Today’s psychologists accept Fromm-Reichmann’s inventory of all the things that loneliness isn’t and add a wrinkle she would surely have approved of. They insist that loneliness must be seen as an interior, subjective experience, not an external, objective condition. Loneliness “is not synonymous with being alone, nor does being with others guarantee protection from feelings of loneliness,” writes John Cacioppo, the leading psychologist on the subject. Cacioppo privileges the emotion over the social fact because—remarkably—he’s sure that it’s the feeling that wreaks havoc on the body and brain. Not everyone agrees with him, of course. Another school of thought insists that loneliness is a failure of social networks. The lonely get sicker than the non-lonely, because they don’t have people to take care of them; they don’t have social support. . .

Continue reading.

Written by Leisureguy

14 May 2013 at 10:40 am

The poetry of Bruce Lee

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An interesting post for Bruce Lee fans, with videos of his daughter reading some of his poetry and also “If,” by Rudyard Kipling..

Written by Leisureguy

14 May 2013 at 10:32 am

Posted in Video

Free to Marry, Free to Work

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E.J. Graff has a thoughtful article in The American Prospect on the importance of gay marriage.

Last month, Rhode Island came over into the marriage equality column. Last week, it was Delaware. Yesterday, it was Minnesota. There’s progress expected in New Jersey, Illinois, and at the Supreme Court. Pick your favorite cliché or metaphor about winning—being on a hot streak, passing the tipping point, bending the arc of history—and feel free to apply.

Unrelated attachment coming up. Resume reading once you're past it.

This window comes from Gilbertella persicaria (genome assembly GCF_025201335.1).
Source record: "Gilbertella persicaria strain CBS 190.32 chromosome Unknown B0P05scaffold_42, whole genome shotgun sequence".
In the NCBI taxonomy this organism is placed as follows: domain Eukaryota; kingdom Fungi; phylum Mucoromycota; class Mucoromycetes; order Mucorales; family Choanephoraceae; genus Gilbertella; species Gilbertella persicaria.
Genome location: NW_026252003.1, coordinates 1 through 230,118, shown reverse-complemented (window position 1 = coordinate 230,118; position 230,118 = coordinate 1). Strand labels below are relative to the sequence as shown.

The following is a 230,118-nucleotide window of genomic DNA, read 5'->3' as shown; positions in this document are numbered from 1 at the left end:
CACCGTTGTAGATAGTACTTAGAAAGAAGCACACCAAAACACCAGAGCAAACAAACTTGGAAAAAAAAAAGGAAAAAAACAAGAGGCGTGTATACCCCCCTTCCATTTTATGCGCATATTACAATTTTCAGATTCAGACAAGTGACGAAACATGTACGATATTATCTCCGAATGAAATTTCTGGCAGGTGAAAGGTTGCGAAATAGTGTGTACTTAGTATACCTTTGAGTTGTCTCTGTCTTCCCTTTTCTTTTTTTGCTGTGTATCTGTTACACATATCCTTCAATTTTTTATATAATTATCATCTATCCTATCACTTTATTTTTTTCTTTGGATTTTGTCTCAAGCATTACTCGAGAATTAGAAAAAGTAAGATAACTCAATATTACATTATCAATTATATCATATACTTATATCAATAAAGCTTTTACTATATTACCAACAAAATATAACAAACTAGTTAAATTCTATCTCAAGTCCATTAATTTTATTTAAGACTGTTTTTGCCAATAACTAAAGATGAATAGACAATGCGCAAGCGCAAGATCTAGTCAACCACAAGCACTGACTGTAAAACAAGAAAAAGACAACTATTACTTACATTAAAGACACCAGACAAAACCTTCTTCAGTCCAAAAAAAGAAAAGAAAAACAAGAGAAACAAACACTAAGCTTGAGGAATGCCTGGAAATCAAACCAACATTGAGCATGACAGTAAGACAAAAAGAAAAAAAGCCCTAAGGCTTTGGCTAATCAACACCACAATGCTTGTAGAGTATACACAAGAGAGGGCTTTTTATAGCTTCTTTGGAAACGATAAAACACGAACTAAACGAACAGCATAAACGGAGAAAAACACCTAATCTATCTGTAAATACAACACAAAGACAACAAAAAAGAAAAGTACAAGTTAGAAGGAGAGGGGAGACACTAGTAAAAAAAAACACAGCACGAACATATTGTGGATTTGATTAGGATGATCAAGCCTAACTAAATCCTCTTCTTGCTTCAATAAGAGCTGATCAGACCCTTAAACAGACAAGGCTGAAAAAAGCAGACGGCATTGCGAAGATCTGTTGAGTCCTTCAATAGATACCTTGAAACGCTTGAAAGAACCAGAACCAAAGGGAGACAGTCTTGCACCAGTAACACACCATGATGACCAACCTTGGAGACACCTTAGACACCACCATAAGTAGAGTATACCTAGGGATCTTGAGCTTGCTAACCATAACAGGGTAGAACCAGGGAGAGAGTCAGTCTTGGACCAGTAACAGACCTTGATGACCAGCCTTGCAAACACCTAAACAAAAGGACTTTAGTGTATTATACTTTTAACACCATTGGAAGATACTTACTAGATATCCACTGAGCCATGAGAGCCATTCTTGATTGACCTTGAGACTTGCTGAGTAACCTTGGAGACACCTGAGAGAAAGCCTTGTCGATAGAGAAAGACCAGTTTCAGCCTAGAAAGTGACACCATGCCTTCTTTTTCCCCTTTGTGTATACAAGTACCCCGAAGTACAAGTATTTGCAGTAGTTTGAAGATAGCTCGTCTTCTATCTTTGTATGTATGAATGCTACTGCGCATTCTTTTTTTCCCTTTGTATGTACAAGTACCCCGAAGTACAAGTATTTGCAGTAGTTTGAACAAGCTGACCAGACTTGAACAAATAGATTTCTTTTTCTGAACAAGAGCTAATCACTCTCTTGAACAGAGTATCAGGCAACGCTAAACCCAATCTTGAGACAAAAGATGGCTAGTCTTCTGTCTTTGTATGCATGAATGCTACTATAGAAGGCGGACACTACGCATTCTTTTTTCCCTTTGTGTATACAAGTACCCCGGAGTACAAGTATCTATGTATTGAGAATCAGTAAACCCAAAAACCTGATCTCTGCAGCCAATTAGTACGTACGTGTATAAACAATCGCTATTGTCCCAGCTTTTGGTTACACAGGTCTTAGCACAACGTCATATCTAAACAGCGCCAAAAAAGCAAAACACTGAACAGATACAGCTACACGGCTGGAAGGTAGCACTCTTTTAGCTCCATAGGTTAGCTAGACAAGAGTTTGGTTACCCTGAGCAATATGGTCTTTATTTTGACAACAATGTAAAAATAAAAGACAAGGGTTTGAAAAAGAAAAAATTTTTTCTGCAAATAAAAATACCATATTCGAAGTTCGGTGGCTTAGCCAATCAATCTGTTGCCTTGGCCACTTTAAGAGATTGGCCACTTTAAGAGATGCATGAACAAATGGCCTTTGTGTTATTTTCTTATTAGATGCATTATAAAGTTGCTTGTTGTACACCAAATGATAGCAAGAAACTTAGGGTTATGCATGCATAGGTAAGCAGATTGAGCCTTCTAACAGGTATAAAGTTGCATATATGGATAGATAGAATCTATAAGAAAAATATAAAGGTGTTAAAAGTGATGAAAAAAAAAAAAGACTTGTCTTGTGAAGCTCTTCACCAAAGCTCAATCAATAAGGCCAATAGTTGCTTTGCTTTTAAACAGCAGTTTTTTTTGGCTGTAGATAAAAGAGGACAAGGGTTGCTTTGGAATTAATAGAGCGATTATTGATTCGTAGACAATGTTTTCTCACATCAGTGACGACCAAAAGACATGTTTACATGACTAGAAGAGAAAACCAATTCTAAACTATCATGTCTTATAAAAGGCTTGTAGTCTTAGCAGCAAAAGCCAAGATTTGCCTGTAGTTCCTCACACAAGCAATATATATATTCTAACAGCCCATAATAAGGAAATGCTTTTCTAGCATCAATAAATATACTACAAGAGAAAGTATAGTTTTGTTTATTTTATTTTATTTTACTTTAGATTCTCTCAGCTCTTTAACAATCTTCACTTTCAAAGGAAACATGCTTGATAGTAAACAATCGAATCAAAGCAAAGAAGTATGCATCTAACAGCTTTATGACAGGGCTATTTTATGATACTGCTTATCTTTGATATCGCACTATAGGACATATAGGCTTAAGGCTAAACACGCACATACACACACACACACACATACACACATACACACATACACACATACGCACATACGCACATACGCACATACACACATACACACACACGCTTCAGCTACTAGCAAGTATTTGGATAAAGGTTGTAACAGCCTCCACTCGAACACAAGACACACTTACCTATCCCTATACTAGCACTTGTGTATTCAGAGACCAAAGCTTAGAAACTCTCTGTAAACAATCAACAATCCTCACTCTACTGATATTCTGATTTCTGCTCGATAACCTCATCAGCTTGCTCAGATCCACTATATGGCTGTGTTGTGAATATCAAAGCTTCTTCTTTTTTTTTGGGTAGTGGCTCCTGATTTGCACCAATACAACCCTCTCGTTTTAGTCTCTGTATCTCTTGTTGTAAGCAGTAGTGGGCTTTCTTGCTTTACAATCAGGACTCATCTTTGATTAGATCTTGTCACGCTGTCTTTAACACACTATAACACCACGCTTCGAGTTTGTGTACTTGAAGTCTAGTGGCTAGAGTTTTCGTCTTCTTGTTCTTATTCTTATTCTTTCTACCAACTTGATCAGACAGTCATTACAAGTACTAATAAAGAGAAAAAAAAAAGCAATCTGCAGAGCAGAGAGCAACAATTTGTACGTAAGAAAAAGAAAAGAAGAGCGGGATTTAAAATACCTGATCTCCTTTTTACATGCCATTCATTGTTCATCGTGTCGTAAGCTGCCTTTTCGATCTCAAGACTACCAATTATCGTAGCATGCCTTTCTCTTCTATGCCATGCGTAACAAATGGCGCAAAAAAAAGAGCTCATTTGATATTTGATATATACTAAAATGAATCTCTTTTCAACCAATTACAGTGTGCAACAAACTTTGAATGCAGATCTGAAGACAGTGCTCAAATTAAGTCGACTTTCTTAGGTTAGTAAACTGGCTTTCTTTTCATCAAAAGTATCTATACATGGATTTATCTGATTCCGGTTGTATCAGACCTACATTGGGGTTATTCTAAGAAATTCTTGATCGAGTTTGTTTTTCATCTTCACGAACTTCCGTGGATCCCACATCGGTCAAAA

And yet few Americans are aware that in 29 states, you can still be fired for putting a same-sex partner’s picture on your desk, or rejected for a job because the hiring manager doesn’t like homos. That’s right—it’s perfectly legal in most of the country to fire, refuse to hire, demote, or otherwise discriminate against someone for being gay.

The Employment Non-Discrimination Act (ENDA), which would make it illegal to fire people on the basis of sexual orientation or gender identity, has been introduced in every session of Congress since 1994. Even before that, New York state representatives Bella Abzug and Ed Koch (who would go on to become the mayor of New York City) introduced a version of ENDA in 1974, then called theEquality Act. In 1996, under Bill Clinton, ENDA failed by just a single vote—the very same day that the House passed the Defense of Marriage Act, which defined marriage for federal purposes as being between one man and one woman, and which is currently up for evaluation at the Supreme Court. The congressional debate about “defending” marriage was hateful, replete with references to discredited “scientific” studies about how many hundreds of sex partners an average gay man had and statements about AIDS being God’s punishment for immorality or about gay marriage leading to  legal marriage to your German shepherd (some of us, at the time, wondered what was up with these legislators and their German shepherds). ENDA was tossed in as a way to prove that all that hate wasn’t really hate, just reverence for the institution of marriage.